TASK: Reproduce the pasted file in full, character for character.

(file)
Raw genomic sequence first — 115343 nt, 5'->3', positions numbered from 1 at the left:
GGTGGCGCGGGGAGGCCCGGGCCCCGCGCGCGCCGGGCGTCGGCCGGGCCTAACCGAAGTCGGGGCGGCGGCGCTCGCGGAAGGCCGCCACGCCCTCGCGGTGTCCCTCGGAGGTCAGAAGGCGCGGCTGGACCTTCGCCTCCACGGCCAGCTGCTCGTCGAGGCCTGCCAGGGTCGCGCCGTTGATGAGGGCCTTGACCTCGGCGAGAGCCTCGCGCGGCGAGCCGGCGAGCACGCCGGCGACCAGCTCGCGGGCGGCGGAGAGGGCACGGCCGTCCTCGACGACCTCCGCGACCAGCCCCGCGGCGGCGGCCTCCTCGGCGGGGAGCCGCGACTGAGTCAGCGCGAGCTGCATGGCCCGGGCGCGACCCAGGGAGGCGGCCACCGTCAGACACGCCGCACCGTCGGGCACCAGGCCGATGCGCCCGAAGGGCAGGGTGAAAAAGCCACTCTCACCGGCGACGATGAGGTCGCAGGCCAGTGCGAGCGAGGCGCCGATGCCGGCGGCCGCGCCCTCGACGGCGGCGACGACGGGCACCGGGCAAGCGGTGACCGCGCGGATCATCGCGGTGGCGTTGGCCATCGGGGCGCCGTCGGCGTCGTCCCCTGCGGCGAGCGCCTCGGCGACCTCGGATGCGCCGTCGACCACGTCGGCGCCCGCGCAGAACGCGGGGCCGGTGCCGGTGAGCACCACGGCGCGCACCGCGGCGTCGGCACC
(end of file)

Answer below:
Raw genomic sequence first — 115343 nt, 5'->3', positions numbered from 1 at the left:
GGTGGCGCGGGGAGGCCCGGGCCCCGCGCGCGCCGGGCGTCGGCCGGGCCTAACCGAAGTCGGGGCGGCGGCGCTCGCGGAAGGCCGCCACGCCCTCGCGGTGTCCCTCGGAGGTCAGAAGGCGCGGCTGGACCTTCGCCTCCACGGCCAGCTGCTCGTCGAGGCCTGCCAGGGTCGCGCCGTTGATGAGGGCCTTGACCTCGGCGAGAGCCTCGCGCGGCGAGCCGGCGAGCACGCCGGCGACCAGCTCGCGGGCGGCGGAGAGGGCACGGCCGTCCTCGACGACCTCCGCGACCAGCCCCGCGGCGGCGGCCTCCTCGGCGGGGAGCCGCGACTGAGTCAGCGCGAGCTGCATGGCCCGGGCGCGACCCAGGGAGGCGGCCACCGTCAGACACGCCGCACCGTCGGGCACCAGGCCGATGCGCCCGAAGGGCAGGGTGAAAAAGCCACTCTCACCGGCGACGATGAGGTCGCAGGCCAGTGCGAGCGAGGCGCCGATGCCGGCGGCCGCGCCCTCGACGGCGGCGACGACGGGCACCGGGCAAGCGGTGACCGCGCGGATCATCGCGGTGGCGTTGGCCATCGGGGCGCCGTCGGCGTCGTCCCCTGCGGCGAGCGCCTCGGCGACCTCGGATGCGCCGTCGACCACGTCGGCGCCCGCGCAGAACGCGGGGCCGGTGCCGGTGAGCACCACGGCGCGCACCGCGGCGTCGGCACC